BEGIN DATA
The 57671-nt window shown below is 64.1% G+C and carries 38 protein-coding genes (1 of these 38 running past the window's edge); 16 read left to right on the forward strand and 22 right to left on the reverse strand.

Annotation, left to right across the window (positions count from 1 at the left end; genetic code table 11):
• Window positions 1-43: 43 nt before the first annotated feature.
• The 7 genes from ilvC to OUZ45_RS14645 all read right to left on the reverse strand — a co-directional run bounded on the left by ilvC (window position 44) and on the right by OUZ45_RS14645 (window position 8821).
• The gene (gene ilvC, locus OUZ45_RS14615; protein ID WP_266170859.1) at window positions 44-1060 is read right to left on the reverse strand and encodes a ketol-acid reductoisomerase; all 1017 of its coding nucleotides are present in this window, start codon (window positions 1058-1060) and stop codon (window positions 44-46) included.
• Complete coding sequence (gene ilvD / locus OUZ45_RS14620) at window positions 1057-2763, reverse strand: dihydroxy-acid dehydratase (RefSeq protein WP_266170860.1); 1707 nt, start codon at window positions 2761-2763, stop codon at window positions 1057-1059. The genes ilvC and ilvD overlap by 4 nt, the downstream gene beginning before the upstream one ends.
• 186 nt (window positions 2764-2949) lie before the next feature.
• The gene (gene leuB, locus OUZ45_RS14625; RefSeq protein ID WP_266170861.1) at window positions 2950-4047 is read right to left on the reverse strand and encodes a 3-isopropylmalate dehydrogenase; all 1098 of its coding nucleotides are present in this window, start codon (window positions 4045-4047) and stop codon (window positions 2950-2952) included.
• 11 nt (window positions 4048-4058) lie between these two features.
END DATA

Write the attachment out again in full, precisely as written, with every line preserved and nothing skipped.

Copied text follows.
The 57671-nt window shown below is 64.1% G+C and carries 38 protein-coding genes (1 of these 38 running past the window's edge); 16 read left to right on the forward strand and 22 right to left on the reverse strand.

Annotation, left to right across the window (positions count from 1 at the left end; genetic code table 11):
• Window positions 1-43: 43 nt before the first annotated feature.
• The 7 genes from ilvC to OUZ45_RS14645 all read right to left on the reverse strand — a co-directional run bounded on the left by ilvC (window position 44) and on the right by OUZ45_RS14645 (window position 8821).
• The gene (gene ilvC, locus OUZ45_RS14615; protein ID WP_266170859.1) at window positions 44-1060 is read right to left on the reverse strand and encodes a ketol-acid reductoisomerase; all 1017 of its coding nucleotides are present in this window, start codon (window positions 1058-1060) and stop codon (window positions 44-46) included.
• Complete coding sequence (gene ilvD / locus OUZ45_RS14620) at window positions 1057-2763, reverse strand: dihydroxy-acid dehydratase (RefSeq protein WP_266170860.1); 1707 nt, start codon at window positions 2761-2763, stop codon at window positions 1057-1059. The genes ilvC and ilvD overlap by 4 nt, the downstream gene beginning before the upstream one ends.
• 186 nt (window positions 2764-2949) lie before the next feature.
• The gene (gene leuB, locus OUZ45_RS14625; RefSeq protein ID WP_266170861.1) at window positions 2950-4047 is read right to left on the reverse strand and encodes a 3-isopropylmalate dehydrogenase; all 1098 of its coding nucleotides are present in this window, start codon (window positions 4045-4047) and stop codon (window positions 2950-2952) included.
• 11 nt (window positions 4048-4058) lie between these two features.